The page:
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 Not just RoHS to worry about anymore...

Most designers are aware by now that the European Union has created a new directive that calls for designers to consider the environment in all phases of their design. Now designers must consider the effect on the environment during the whole life cycle of a product and not just the materials banned in the RoHS directive. Because each phase of a design can involve so many issues, and new issues are arising so quickly, being up-to-date on environmental design is difficult. One of the major issues now is with the 'End Of Life' (EOL) stage – with dismantling and recycling being huge concerns. Designers have to find a balance in creating a low-cost, efficient product with manufacturing issues like material cost, regulation compliance, energy usage, and EOL environmental cost and impact. This article takes a look at a few eco-friendly design issues and what companies are doing to find the balance between what is efficient and low cost and what is environmentally friendly.

One hurdle to overcome is education of Electrical Engineering and Computer Engineering students to make them aware of regulations and issues regarding electronics and the environment.  Very few schools have courses on the subject and when they do, it’s usually an elective. Part of the problems is fitting these courses into an already large course load, and another is getting these courses accredited. Everything that is not in a “need to know” category is an elective.

Another hurdle is educating the consumer. Labeling will have to be a big part of this. We are all familiar with the labeling of appliances that show their energy consumption, but what about other electronics? While labeling is voluntary now, soon the EU will extend labeling requirements to a variety of products, but hopefully make it less expensive and bureaucratic. New labels may also include phone numbers and websites that provide information on how and where to recycle and what hazardous materials to be aware of.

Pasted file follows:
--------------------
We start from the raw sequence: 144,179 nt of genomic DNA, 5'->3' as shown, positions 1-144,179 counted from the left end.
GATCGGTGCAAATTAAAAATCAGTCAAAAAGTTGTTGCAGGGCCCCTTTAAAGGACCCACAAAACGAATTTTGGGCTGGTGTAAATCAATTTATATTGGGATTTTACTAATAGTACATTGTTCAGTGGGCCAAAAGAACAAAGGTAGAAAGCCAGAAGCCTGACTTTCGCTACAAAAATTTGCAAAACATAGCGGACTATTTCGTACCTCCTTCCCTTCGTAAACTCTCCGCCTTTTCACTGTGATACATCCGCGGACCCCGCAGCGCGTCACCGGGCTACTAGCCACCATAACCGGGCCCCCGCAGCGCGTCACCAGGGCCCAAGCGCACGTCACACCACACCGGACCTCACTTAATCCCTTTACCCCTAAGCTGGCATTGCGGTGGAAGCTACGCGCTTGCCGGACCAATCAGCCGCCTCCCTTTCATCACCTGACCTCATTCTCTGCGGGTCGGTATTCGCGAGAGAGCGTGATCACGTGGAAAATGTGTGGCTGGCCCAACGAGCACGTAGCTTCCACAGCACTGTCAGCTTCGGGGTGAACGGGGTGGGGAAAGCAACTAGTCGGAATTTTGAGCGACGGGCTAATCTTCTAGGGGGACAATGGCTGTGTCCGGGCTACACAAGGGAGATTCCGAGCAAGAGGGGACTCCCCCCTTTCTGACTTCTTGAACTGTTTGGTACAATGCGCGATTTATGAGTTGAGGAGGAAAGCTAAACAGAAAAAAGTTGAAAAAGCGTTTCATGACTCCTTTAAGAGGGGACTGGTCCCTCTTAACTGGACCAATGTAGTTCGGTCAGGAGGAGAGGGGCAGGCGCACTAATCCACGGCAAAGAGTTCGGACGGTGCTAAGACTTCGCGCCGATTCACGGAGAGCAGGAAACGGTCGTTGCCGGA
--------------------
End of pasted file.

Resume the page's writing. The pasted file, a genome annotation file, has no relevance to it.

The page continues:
Car manufacturers overseas are using electronics to inform consumers of more eco-friendly driving habits. According to EDN, iSuppli said that the new-generation Honda Accord, for example, contains an eco-driving system with an eco-lamp on its instrument cluster whereby the engine's engine control unit (ECU) calculates the revolutions per minute (RPM) information, variable cylinder information and torque-for-MPG information, and the eco-lamp turns on when the vehicle is in its most fuel-efficient mode,.

Some of the questions companies must ask are:

  • Where can companies get the up-to-date information they need to help?
  • What documentation will be needed to show compliance?
  • How can managers overcome some of the remaining critical issues (i.e., uneven legislation across the world, evolving technical standards, limited resources?
  • How critical is pricing of eco-designs or parts as a competitive issue?
  • Who is ultimately responsible – the manufacturer or the consumer?

Sometimes what’s important is to get the product off the drawing board and then work on becoming more environmentally friendly, but that’s not always the case. For example, how do we design an environmentally responsible kettle? Perhaps that is the wrong question to ask if we really want to re-evaluate a product from an ecological perspective. The real question should be focused on what service the kettle provides. How do we generate hot water for beverages with a minimal environmental impact?

The ECMA Standard for design of environmentally sound electronic products specifies requirements and recommendations including:

  • life cycle thinking aspects
  • material efficiency
  • energy efficiency
  • consumables and batteries
  • chemical and noise emissions
  • extension of product lifetime
  • end of life
  • hazardous substances/preparations
  • product packaging

In many cases, incentives are available for green manufacturing. The voluntary Energy Star program in the U.S. is expected to expand. Energy Star and EuP share the same goal: reducing a product’s energy consumption during its useful lifecycle. Launched in 1992, the program rewards manufacturers of electronic equipment that rank in the top 25% of energy performance levels for a given product category. Although these programs aren’t mandatory, without participation, many companies will lose business from the government and consumers who increasingly opt for these products.


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